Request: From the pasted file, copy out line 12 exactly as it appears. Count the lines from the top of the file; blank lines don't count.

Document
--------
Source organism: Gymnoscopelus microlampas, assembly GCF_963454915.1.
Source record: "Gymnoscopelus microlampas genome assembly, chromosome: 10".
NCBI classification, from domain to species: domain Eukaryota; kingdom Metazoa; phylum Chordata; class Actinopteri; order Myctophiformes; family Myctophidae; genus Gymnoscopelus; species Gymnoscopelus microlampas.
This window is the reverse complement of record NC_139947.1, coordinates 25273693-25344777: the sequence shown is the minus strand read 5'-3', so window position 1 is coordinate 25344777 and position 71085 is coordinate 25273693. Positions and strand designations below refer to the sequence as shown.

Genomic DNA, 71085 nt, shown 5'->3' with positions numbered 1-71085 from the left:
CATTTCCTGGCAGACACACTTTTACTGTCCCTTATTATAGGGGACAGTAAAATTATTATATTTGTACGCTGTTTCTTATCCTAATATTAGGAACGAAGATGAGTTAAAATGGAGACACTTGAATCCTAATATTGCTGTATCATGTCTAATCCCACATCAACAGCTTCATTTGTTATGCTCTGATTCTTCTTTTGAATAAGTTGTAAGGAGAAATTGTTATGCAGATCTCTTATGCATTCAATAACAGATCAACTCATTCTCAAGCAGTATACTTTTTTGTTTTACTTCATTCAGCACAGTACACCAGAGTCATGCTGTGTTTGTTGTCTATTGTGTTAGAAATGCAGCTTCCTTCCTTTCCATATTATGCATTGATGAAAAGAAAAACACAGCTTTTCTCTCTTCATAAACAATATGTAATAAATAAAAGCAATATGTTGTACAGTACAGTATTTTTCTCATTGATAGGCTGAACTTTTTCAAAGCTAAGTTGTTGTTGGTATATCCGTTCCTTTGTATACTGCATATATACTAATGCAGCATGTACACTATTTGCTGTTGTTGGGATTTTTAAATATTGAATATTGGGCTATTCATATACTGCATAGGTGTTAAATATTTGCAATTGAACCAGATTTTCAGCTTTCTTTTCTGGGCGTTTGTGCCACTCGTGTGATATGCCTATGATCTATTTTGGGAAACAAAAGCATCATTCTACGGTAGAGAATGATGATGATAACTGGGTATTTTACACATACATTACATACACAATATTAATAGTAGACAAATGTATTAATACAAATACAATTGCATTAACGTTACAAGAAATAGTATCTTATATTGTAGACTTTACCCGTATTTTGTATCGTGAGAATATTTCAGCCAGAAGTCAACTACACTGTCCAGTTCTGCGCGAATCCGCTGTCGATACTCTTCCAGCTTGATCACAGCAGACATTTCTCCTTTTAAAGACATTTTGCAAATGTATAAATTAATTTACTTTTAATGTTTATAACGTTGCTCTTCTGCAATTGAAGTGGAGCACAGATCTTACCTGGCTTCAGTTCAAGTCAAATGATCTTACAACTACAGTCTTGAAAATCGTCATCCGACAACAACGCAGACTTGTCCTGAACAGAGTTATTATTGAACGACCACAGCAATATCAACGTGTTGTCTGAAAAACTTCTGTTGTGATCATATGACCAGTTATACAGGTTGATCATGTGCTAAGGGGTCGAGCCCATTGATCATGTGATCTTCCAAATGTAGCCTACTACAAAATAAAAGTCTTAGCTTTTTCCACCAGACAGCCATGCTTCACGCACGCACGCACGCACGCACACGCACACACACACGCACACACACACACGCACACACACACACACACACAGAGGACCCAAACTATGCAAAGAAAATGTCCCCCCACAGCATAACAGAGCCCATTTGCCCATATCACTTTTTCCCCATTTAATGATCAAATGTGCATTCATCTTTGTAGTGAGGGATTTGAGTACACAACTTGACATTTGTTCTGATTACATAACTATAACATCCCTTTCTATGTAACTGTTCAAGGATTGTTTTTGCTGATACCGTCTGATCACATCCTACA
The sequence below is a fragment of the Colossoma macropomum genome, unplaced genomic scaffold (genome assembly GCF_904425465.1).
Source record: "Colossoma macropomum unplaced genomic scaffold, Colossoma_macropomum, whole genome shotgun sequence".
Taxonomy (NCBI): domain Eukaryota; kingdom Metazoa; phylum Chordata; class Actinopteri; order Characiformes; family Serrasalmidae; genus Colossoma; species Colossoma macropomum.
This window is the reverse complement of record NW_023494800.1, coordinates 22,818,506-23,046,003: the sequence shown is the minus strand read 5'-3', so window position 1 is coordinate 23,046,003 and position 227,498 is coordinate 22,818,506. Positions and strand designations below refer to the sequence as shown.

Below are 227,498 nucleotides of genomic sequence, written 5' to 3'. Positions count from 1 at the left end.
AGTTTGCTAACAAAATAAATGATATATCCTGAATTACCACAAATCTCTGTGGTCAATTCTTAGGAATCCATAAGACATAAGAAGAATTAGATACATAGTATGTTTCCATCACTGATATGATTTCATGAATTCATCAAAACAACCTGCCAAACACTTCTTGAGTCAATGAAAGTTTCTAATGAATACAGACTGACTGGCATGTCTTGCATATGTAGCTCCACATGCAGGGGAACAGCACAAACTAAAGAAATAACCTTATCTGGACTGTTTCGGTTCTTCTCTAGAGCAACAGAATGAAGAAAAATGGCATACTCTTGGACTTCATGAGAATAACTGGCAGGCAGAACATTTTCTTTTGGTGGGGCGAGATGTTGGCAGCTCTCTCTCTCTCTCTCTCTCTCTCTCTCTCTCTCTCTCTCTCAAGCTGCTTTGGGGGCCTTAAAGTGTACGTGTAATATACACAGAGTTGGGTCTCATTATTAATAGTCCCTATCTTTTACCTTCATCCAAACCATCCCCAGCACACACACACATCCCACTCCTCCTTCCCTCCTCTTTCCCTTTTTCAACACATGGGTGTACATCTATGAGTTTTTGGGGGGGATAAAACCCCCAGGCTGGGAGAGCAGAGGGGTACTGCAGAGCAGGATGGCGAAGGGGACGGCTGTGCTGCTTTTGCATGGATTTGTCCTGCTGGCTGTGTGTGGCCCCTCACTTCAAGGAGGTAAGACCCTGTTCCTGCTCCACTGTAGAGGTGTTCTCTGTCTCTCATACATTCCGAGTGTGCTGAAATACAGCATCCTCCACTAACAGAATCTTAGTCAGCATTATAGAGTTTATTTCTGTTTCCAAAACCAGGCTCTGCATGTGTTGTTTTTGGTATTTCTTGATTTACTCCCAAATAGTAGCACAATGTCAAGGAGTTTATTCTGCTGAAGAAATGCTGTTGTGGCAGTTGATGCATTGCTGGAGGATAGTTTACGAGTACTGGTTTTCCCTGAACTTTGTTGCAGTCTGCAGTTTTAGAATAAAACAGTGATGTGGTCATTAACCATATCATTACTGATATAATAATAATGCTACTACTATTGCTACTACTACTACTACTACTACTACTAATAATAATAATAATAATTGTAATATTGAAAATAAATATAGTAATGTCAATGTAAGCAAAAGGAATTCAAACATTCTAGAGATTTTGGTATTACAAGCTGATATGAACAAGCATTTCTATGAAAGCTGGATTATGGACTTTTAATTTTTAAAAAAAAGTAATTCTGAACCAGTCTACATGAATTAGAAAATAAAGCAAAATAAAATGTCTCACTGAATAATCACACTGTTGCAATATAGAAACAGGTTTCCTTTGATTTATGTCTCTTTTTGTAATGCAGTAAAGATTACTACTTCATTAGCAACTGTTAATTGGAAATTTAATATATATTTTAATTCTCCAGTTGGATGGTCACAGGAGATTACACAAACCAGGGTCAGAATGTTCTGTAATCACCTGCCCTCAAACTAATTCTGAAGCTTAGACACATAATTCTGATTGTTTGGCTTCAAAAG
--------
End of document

AGTTTGCTAACAAAATAAATGATATATCCTGAATTACCACAAATCTCTGTGGTCAATTCTTAGGAATCCATAAGACATAAGAAGAATTAGATACATAGTATGTTTCCATCACTGATATGATTTCATGAATTCATCAAAACAACCTGCCAAACACTTCTTGAGTCAATGAAAGTTTCTAATGAATACAGACTGACTGGCATGTCTTGCATATGTAGCTCCACATGCAGGGGAACAGCACAAACTAAAGAAATAACCTTATCTGGACTGTTTCGGTTCTTCTCTAGAGCAACAGAATGAAGAAAAATGGCATACTCTTGGACTTCATGAGAATAACTGGCAGGCAGAACATTTTCTTTTGGTGGGGCGAGATGTTGGCAGCTCTCTCTCTCTCTCTCTCTCTCTCTCTCTCTCTCTCTCTCTCAAGCTGCTTTGGGGGCCTTAAAGTGTACGTGTAATATACACAGAGTTGGGTCTCATTATTAATAGTCCCTATCTTTTACCTTCATCCAAACCATCCCCAGCACACACACACATCCCACTCCTCCTTCCCTCCTCTTTCCCTTTTTCAACACATGGGTGTACATCTATGAGTTTTTGGGGGGGATAAAACCCCCAGGCTGGGAGAGCAGAGGGGTACTGCAGAGCAGGATGGCGAAGGGGACGGCTGTGCTGCTTTTGCATGGATTTGTCCTGCTGGCTGTGTGTGGCCCCTCACTTCAAGGAGGTAAGACCCTGTTCCTGCTCCACTGTAGAGGTGTTCTCTGTCTCTCATACATTCCGAGTGTGCTGAAATACAGCATCCTCCACTAACAGAATCTTAGTCAGCATTATAGAGTTTATTTCTGTTTCCAAAACCAGGCTCTGCATGTGTTGTTTTTGGTATTTCTTGATTTACTCCCAAATAGTAGCACAATGTCAAGGAGTTTATTCTGCTGAAGAAATGCTGTTGTGGCAGTTGATGCATTGCTGGAGGATAGTTTACGAGTACTGGTTTTCCCTGAACTTTGTTGCAGTCTGCAGTTTTAGAATAAAACAGTGATGTGGTCATTAACCATATCATTACTGATATAATAATAATGCTACTACTATTGCTACTACTACTACTACTACTACTACTAATAATAATAATAATAATTGTAATATTGAAAATAAATATAGTAATGTCAATGTAAGCAAAAGGAATTCAAACATTCTAGAGATTTTGGTATTACAAGCTGATATGAACAAGCATTTCTATGAAAGCTGGATTATGGACTTTTAATTTTTAAAAAAAAGTAATTCTGAACCAGTCTACATGAATTAGAAAATAAAGCAAAATAAAATGTCTCACTGAATAATCACACTGTTGCAATATAGAAACAGGTTTCCTTTGATTTATGTCTCTTTTTGTAATGCAGTAAAGATTACTACTTCATTAGCAACTGTTAATTGGAAATTTAATATATATTTTAATTCTCCAGTTGGATGGTCACAGGAGATTACACAAACCAGGGTCAGAATGTTCTGTAATCACCTGCCCTCAAACTAATTCTGAAGCTTAGACACATAATTCTGATTGTTTGGCTTCAAAAG